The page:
Q. I need to find the best all-season-tire for my 2007 Subaru Forester. The present tire is a P215/60R16-94H. I’m older, active, and drive about 6000 to 10,000 miles a year. I live on Cape Cod if that makes any difference. I need to have the tires installed and the wheels aligned and balanced. Any other thoughts?
A. If you are happy with the current tires, replacing them with the same type may make the most sense. There are many makes and tire styles and all of them are quite good. My suggestion would be to buy tires from someone that can offer good service, including four-wheel alignment, as well as a tire warranty. Considering the cost of tires today a “road hazard’’ warranty may be a good investment.
Q. I have a 2002 Subaru Outback with 160,000 miles on it. I have kept up with all the maintenance per the owner’s manual. My question is, should I keep it longer or begin to shop now for a replacement vehicle. It is not giving me any problems at this time, help!
A. There was a time when a car was considered worn out at 100,000 miles now we routinely see cars going 250,000 miles or more. Recently, I received an email about a BMW that runs great with over 500,000 miles on it. It is always cheaper to fix an old car than buy a new one. If you continue to maintain the car properly and the body remains structurally sound, and you are not tired of it, why not hold on to it?
Q. My 1999 Ford Escort pours out blue smoke every time I pull away from a red light. What is going on?
A. I would first start with a compression test and a cylinder leak down test. Both these tests will help determine what is worn out in your Ford’s engine. The problem could be worn piston rings; if this is the case, the repair will be quite expensive.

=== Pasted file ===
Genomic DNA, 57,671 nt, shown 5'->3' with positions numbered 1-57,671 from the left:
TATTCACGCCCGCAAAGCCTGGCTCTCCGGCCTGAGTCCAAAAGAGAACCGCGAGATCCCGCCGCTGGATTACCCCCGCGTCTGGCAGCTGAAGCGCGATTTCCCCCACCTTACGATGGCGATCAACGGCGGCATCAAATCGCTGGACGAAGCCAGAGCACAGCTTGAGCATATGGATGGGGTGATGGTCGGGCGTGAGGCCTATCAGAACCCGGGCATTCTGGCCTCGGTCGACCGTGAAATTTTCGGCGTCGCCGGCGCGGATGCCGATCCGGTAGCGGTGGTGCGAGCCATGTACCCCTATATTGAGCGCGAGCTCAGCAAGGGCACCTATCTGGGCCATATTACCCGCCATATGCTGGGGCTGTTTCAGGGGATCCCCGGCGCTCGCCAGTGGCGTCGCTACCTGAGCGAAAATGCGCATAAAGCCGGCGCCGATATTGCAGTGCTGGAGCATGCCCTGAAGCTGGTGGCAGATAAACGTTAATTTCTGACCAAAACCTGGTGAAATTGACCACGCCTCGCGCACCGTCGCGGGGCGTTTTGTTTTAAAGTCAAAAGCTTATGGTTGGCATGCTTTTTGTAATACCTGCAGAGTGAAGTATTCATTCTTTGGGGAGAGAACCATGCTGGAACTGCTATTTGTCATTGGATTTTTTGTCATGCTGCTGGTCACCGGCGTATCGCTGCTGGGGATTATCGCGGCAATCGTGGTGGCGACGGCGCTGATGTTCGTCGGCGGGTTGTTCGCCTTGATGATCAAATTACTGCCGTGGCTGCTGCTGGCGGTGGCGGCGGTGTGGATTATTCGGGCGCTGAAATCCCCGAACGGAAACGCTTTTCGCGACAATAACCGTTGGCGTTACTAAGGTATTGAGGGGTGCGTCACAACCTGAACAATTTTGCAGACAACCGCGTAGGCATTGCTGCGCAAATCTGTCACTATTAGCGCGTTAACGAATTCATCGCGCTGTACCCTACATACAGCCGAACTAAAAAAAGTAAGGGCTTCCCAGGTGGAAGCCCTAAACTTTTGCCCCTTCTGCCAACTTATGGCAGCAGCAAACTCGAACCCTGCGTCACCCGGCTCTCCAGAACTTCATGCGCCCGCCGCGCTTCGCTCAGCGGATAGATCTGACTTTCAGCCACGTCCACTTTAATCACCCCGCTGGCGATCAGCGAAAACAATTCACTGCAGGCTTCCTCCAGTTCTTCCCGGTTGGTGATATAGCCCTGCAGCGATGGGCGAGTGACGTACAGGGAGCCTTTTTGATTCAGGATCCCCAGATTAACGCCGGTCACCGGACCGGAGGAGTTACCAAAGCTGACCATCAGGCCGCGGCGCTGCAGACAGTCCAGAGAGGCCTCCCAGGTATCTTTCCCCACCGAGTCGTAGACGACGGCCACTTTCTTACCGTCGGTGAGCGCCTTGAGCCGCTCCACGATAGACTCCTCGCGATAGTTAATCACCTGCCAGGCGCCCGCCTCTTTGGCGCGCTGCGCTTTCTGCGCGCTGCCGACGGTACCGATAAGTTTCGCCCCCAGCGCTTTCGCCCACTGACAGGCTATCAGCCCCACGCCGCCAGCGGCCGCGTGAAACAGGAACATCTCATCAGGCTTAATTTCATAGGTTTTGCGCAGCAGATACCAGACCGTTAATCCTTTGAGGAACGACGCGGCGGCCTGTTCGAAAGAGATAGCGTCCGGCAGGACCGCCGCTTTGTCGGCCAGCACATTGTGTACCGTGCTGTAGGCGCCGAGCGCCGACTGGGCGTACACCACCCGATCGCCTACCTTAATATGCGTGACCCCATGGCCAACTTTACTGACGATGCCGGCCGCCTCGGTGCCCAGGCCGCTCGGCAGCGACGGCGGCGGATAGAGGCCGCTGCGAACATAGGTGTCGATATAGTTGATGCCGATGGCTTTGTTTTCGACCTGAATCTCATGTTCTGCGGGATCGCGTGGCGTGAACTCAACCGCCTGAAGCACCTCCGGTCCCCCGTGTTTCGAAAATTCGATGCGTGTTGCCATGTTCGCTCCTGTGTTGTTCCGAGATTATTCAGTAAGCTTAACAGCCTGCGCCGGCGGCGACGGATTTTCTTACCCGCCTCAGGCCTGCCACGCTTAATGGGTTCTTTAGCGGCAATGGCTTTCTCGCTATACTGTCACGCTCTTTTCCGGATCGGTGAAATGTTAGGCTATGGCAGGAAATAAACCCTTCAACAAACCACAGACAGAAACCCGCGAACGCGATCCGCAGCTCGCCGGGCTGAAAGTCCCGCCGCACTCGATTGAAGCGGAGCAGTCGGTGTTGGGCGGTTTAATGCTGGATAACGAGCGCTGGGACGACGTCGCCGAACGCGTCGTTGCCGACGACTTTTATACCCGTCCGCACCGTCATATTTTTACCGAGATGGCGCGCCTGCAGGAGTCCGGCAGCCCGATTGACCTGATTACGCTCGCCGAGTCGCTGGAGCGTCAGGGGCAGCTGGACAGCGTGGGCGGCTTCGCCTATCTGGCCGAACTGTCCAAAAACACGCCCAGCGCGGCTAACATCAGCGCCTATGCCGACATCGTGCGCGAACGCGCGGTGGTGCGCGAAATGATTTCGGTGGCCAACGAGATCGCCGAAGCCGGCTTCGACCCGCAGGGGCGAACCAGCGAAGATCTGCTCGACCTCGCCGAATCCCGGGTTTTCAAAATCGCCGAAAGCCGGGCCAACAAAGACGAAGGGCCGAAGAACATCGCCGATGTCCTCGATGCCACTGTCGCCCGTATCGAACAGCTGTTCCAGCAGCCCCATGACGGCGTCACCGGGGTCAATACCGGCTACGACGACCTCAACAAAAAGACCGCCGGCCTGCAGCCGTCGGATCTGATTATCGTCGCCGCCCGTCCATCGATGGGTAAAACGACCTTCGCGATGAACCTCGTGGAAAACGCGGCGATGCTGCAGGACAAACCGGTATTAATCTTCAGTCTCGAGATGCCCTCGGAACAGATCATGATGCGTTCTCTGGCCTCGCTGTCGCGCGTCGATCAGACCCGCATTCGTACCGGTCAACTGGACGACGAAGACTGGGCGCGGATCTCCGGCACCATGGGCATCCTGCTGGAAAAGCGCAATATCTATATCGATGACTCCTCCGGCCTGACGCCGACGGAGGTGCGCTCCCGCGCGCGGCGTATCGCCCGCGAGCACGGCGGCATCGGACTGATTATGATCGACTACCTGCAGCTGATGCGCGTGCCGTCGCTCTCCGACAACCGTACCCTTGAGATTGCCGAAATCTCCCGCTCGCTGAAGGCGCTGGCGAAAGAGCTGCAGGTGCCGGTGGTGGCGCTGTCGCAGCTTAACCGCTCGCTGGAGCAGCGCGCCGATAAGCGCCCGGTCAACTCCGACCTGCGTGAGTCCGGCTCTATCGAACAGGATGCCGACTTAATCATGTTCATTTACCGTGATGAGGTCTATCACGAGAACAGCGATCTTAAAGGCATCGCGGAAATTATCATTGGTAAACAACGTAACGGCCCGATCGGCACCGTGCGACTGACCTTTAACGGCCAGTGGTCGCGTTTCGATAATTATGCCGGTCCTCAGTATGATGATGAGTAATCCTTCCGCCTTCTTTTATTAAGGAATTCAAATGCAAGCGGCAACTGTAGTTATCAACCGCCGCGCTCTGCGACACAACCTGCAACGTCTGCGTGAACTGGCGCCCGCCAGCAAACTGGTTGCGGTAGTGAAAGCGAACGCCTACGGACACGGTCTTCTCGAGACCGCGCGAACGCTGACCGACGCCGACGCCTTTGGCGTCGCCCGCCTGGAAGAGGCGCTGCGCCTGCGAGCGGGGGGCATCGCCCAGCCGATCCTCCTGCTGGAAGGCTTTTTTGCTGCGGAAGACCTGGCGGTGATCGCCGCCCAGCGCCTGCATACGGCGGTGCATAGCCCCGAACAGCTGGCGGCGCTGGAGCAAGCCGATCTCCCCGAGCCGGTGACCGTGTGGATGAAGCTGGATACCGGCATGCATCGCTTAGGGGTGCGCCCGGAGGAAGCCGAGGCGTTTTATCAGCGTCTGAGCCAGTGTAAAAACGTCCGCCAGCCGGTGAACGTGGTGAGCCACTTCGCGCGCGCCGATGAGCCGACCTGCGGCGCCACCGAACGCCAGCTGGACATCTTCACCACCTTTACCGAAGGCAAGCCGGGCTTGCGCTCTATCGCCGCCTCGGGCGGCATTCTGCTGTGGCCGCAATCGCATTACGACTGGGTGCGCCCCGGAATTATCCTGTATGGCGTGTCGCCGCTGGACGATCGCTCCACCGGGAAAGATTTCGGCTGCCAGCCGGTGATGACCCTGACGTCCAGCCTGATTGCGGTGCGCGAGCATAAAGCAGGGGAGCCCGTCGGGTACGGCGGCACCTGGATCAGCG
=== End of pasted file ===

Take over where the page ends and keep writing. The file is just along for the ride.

Q. My truck could use some additional power, in my opinion. Are superchargers something that a decent novice mechanic could install?
A. Adding a supercharger is certainly possible, but can be somewhat complex. You need to install more than just the supercharger. There is wiring, plumbing, adding an intercooler/aftercooler, and then custom tuning the truck. There are several manufacturers of superchargers. If it were me, I would check some of the enthusiast forums and see what other owners are using. These forums are a great place to learn from others mistakes.
Q. My 30-year-old truck does not want to run and on most mornings is skipping/missing. There are computer codes and we put a fuel pump in, thinking that would help. Now I’m lost, can you help?
A. Since this is an older truck, I would want to start with the basics before thinking about computer issues. A compression test or cylinder balance test is in order to determine what is causing the engine skip. You may find the misfire is a result of something as simple as a faulty distributer cap, vacuum leak, or something as serious as poor compression due to a worn valve.
Q. I own a 2009 Toyota Tacoma with about 39,000 miles on it and have a question about the accuracy of the speedometer. Recently, I noted that the speed registered on the speedometer did not agree with that on our Garmin GPS. The cruise control was set at 67 MPH, whereas the GPS indicated that the speed was 62 MPH. This was for a sustained period on a highway. In view of this, I switched the GPS to our 2008 Forester, where the speedometer agreed with the GPS.I called the dealer from whom I had purchased the Tacoma and was asked to bring it in to be checked. Should there be a problem and it was covered by warrantee, it would be corrected at no charge. If not, it would cost $104.00 for the diagnosis. They provided me with the telephone number for Toyota’s Customer Care Center. Here, I was told that a “10%” variation in speedometers was “normal” and that was true “for all of our vehicles.”While I realize that there are many conditions that can and do affect the accuracy of a speedometer, the 10% figure seems a bit over the edge. Any comments you might have on this would be appreciated.
A. The 10 percent standard the dealer quotes is not completely correct. The general standard as set by the Society of Automotive Engineers is 0-4 percent above speeds of 55 miles per hour based on the total speed range of the speedometer. A speedometer that reads up to 150 miles per hour could vary by as much as 6 miles per hour. Based on this standard the speedometer in your vehicle meets the current industry standard.